A semi-structured interview is one of the most effective tools for systematically gathering qualitative and quantitative data. This is a method which allows you to ask predetermined questions, determined, perhaps, by the theoretical framework or theory of change underpinning the project, or by your research hypothesis. It is also one which keeps questions open-ended, to gain a comprehensive view of surrounding information.

Before the semi-structured interview

Selecting an appropriate sample size, or deciding whether to interview the complete treatment group are all important aspects of research design. To do this, you need to consider the characteristics and size of the entire treatment group, and then determine whether a representative sample would be best selected according to some of the attributes, or within sub-groups, or whether taking a randomized sample is best.

Interviewers should be trained, and understand the challenges with asking open ended questions; how to adhere to the research questions and seek specific information, while also not leading respondents to answer a specific way. Remaining engaged while taking notes, and establishing rapport are also important aspects of a good interview technique.

After the semi-structured interview

Once the interviews have been conducted, knowing what to do with this data is key. There are a range of different analytic methods which could be applied to qualitative data, and choosing the right one will depend on the research you are conducting. By definition, qualitative data is categorical, thus, you should already have some idea of the different categories you are working with, and what “strongly agree” or “strongly disagree” might mean in the context of the theory for a given question. Coding and sorting your data to give it meaning is key to a sound analysis. As you designed the questionnaire, you will already have an idea of the value you place on different responses, and what constitutes an improvement in your ordinal data. You will also want to keep track of some of the classification variables which might hold explanatory power in the differences in outcomes, such as gender or age.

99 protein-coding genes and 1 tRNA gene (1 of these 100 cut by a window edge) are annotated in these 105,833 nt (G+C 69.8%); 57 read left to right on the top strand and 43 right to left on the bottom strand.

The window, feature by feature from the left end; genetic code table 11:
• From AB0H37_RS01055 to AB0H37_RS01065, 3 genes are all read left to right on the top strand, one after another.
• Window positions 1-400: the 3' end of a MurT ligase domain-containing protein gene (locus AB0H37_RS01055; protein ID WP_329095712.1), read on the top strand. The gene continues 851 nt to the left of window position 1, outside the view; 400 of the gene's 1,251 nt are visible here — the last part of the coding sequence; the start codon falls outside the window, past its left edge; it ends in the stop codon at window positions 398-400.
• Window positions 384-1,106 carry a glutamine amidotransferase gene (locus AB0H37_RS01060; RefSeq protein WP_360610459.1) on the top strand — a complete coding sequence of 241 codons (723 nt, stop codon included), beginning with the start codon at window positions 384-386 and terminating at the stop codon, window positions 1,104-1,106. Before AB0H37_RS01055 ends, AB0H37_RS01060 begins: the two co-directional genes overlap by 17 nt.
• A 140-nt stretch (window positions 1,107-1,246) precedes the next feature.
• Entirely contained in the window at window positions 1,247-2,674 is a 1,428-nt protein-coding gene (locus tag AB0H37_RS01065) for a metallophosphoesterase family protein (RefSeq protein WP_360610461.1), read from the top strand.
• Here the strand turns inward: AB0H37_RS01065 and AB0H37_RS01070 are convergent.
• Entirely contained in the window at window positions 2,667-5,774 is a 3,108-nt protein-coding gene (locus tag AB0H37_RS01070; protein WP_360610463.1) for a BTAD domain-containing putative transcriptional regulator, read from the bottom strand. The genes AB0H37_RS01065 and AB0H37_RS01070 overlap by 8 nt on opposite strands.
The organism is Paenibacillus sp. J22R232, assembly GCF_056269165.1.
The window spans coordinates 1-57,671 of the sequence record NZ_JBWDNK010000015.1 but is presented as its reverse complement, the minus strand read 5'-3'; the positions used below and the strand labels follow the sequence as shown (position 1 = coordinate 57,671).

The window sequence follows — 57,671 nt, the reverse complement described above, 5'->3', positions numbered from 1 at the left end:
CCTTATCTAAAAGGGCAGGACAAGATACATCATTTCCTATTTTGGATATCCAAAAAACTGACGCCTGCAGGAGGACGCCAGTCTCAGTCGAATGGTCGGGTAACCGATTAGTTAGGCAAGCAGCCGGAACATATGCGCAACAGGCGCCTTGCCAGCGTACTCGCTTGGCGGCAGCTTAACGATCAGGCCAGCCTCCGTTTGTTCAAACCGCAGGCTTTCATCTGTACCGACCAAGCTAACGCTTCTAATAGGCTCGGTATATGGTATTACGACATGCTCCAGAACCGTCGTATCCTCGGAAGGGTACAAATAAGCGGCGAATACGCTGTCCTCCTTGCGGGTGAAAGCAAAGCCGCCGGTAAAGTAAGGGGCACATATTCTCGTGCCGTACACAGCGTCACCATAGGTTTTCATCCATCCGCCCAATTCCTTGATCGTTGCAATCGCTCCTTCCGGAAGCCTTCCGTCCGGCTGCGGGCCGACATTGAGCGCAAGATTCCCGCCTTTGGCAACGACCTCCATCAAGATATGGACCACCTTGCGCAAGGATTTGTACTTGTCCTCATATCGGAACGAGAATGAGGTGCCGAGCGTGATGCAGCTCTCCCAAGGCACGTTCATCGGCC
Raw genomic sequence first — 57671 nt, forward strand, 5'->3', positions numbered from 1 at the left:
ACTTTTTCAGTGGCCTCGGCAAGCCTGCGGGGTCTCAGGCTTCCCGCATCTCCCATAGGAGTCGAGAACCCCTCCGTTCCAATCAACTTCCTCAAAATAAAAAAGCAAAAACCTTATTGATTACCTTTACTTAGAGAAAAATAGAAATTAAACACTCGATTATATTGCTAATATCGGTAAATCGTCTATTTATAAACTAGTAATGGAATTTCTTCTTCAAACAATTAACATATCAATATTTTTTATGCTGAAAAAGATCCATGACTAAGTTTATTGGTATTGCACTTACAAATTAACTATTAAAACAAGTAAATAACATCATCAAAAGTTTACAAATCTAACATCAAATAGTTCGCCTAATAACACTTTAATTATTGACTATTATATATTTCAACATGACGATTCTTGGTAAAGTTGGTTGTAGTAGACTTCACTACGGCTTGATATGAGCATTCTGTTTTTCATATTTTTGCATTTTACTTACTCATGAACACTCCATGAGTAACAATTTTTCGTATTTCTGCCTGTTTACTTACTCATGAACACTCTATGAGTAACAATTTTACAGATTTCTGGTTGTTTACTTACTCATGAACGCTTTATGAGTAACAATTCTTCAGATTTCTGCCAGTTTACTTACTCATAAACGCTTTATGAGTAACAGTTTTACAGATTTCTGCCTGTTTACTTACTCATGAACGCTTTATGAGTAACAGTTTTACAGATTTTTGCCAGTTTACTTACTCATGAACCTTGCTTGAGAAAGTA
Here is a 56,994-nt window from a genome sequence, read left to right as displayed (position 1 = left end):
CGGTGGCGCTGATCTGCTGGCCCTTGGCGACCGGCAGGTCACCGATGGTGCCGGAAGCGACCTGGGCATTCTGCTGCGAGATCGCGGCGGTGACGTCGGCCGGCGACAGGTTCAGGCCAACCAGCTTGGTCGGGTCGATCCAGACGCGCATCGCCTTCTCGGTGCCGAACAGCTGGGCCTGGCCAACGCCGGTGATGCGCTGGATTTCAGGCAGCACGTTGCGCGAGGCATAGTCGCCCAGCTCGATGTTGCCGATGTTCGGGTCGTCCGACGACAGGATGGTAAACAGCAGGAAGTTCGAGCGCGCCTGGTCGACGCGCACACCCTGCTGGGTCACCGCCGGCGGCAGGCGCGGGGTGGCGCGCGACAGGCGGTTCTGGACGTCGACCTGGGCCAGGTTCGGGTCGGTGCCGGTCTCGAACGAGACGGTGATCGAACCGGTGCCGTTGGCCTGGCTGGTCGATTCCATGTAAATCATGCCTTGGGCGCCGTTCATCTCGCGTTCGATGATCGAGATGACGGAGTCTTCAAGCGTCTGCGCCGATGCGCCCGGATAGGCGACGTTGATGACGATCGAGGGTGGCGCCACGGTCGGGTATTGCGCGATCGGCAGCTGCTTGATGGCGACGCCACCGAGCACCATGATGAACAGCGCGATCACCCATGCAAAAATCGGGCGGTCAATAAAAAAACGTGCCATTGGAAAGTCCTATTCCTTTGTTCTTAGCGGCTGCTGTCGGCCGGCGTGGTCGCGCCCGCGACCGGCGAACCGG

Clean the data

You will likely need to spend some time cleaning the data, particularly the ‘open-ended’ questions where the answers may be long, and differ from person to person. If you have had a range of interviewers, you may want to spend some time just reading through all the data to try and gain a consistent view of the picture being painted by the data before beginning with the analysis. Never underestimate the power of ‘eye-balling’ your data. Give it a good read, and long think before commencing with any number-crunching.

Define clear questions